Congratulations 🎉! Pat yourself on the back because you’re ready to craft some amazing emails that will grow your customer base and help you strengthen client relationships.

So far, you’ve learned how to create an effective email marketing strategy, how to build an email list and how to choose the right tools for your business.

The final step is to analyze the data you get after initiating your campaign and to use those insights to craft more personalized emails.

But what do I look for in these metrics?

Fantastic question! I’ll give you four elements you should pay close attention to in your email campaigns:

  • Deliverability
    Are your emails landing into your subscribers’ inboxes or spam folders? Make sure you follow industry best practices to avoid this.

    This includes not writing misleading subject lines, sending from a secure IP address, keeping engagement rates high and attaching your physical address in the email (you legally have to do this)
  • Open rates
    This represents the percentage of subscribers that actually open your emails.

    A tip here is to write catchy and personalized subject lines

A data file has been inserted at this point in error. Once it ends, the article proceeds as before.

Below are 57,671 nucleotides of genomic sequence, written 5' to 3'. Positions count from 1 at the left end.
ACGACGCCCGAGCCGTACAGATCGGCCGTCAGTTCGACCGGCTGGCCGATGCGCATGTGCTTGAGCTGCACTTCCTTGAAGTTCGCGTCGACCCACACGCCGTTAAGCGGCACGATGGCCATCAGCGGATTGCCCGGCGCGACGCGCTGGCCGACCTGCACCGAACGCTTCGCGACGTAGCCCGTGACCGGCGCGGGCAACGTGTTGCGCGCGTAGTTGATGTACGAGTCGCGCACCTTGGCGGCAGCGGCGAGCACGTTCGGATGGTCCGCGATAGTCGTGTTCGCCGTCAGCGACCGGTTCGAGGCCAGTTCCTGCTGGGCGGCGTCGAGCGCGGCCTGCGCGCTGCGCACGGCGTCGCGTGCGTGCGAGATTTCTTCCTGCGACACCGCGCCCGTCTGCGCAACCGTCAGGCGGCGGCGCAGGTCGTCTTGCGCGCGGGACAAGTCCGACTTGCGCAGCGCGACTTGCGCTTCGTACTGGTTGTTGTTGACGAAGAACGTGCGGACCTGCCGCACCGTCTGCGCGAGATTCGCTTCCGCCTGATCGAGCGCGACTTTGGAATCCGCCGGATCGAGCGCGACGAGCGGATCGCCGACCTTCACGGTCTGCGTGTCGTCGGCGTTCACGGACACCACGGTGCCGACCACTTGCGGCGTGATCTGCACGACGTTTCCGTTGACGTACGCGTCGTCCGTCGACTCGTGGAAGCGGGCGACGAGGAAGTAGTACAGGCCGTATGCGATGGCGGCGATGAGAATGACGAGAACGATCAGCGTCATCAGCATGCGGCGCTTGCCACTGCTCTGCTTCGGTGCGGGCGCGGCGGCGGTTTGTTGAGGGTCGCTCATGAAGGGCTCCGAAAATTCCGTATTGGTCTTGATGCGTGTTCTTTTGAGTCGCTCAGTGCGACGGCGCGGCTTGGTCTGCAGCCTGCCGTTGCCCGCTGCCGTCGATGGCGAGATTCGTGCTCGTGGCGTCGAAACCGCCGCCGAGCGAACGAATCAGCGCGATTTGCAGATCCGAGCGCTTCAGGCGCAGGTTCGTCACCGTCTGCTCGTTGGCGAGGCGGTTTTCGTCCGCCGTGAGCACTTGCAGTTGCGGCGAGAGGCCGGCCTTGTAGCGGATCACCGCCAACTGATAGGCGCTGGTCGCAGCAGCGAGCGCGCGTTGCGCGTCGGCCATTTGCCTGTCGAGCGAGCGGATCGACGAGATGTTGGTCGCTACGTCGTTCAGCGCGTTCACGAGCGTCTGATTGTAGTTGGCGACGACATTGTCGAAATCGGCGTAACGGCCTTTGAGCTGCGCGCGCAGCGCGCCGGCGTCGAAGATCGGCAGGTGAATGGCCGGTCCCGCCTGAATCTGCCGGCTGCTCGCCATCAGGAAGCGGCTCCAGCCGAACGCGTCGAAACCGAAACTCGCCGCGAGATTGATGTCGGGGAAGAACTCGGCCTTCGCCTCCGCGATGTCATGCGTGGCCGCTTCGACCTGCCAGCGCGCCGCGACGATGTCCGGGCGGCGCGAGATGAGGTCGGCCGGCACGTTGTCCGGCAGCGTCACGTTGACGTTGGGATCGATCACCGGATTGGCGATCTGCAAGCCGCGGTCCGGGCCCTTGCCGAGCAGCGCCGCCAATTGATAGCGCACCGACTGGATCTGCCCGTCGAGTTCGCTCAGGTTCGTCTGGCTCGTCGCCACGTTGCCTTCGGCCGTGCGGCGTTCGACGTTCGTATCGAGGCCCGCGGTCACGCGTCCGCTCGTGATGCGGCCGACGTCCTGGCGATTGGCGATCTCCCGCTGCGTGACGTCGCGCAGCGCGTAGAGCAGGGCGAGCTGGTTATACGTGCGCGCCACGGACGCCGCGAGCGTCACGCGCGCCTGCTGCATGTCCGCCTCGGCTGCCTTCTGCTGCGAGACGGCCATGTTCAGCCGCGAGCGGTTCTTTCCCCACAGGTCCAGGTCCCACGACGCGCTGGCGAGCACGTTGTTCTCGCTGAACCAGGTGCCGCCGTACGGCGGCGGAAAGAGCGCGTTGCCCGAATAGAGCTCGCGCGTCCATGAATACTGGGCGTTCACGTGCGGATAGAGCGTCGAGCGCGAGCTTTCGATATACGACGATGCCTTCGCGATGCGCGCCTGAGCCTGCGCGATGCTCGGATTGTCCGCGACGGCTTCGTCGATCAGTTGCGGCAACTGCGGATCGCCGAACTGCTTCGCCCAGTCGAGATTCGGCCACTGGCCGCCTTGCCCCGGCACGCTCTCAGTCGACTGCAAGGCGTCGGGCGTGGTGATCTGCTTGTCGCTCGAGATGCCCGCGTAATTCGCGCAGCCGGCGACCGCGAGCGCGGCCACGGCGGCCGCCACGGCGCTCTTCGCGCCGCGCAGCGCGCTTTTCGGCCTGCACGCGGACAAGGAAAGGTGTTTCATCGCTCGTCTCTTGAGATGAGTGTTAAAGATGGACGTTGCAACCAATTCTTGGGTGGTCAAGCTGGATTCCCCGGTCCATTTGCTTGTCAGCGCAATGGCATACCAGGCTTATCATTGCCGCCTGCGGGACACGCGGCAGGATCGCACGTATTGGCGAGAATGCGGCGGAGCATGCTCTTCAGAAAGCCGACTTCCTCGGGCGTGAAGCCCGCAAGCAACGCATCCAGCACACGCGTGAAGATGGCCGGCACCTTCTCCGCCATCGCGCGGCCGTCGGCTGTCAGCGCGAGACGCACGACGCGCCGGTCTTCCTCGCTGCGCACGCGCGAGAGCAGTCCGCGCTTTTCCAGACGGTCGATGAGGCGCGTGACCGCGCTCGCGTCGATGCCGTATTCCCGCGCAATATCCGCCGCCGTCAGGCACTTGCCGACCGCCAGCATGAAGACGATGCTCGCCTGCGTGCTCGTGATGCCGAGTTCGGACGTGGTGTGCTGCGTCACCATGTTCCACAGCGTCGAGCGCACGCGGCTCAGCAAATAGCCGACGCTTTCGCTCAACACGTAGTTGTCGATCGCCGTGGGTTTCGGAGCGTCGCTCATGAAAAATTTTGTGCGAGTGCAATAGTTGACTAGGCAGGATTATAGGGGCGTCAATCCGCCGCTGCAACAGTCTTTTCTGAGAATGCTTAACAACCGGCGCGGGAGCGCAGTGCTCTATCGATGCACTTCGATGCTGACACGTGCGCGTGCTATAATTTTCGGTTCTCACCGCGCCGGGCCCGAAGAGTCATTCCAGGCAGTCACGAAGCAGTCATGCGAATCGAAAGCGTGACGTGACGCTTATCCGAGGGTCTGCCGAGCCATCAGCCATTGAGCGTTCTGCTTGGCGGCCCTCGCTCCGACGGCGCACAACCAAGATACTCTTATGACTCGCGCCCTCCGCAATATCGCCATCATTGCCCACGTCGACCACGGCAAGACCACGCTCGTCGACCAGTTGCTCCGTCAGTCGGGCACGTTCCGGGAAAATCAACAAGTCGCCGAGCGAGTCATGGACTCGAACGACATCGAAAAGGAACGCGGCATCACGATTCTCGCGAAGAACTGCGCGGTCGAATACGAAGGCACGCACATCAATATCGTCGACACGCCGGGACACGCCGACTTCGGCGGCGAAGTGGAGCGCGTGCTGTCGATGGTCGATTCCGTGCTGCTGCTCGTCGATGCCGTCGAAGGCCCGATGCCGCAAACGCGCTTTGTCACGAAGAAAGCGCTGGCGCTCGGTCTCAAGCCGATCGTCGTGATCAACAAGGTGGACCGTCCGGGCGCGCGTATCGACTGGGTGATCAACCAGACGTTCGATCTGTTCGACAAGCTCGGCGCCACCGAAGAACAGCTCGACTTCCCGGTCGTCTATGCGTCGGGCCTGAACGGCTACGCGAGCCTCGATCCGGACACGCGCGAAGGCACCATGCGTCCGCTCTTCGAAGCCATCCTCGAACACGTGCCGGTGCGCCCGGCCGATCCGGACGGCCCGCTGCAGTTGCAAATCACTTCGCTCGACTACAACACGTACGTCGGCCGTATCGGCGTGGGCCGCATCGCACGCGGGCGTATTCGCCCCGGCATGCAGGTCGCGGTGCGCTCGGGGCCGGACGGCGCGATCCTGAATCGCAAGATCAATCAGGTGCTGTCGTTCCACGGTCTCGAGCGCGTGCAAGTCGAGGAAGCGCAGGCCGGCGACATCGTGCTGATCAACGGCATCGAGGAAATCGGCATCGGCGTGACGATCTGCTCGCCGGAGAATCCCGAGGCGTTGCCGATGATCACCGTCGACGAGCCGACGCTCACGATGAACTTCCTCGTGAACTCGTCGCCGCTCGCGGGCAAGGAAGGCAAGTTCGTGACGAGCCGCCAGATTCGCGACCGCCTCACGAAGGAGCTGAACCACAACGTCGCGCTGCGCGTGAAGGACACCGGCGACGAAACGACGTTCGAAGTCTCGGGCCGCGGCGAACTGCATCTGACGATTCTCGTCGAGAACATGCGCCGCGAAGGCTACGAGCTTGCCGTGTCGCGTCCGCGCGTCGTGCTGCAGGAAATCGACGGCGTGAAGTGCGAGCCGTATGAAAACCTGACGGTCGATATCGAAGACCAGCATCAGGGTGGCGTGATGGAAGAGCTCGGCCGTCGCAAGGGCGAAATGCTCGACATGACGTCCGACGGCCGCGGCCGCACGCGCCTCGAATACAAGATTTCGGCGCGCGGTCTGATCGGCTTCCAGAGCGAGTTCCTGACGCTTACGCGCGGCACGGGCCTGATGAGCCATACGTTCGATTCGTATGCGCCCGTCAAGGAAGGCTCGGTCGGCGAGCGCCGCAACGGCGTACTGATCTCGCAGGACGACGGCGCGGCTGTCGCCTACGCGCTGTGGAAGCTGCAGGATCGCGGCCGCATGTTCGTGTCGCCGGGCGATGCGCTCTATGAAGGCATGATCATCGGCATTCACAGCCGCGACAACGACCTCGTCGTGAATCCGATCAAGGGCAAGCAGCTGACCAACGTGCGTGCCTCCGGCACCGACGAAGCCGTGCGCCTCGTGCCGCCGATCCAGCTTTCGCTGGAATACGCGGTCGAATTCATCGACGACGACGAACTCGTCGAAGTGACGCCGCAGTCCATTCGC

• Click-through rates
    Click-through rates are the conversion rates but for emails. The percentage of people that go a step further than just opening your email and actually click on the call-to-action buttons.

    This metric depends on the simplicity of your emails and how you structure them. In this article, I dive a bit deeper into designing for conversion.
  • Unsubscribe rates
    This one speaks for itself. It is the number of people opting out of your list once they receive an email from you.

    If these rates are high, consider evaluating the content you are providing with these emails. Are they aligned with your brand and relevant to your audience? Are you delivering on your promises?


That’s it, folks!

As a small business owner, you have many channels available to reach your customers, but with limited time and resources, you need to prioritize your marketing efforts.

The fact is that over 81% of small businesses today rely on email to reach customers and it’s an appealing approach for us entrepreneurs to market ourselves while being cost-effective.

I hope that this short guide to email marketing was of any value to you.

When you work with us at Quiet & Loud Design, we offer to help you with this entire process so you can provide a complete and seamless experience to your customers. You can go to our contact page or directly email us at for inquiries.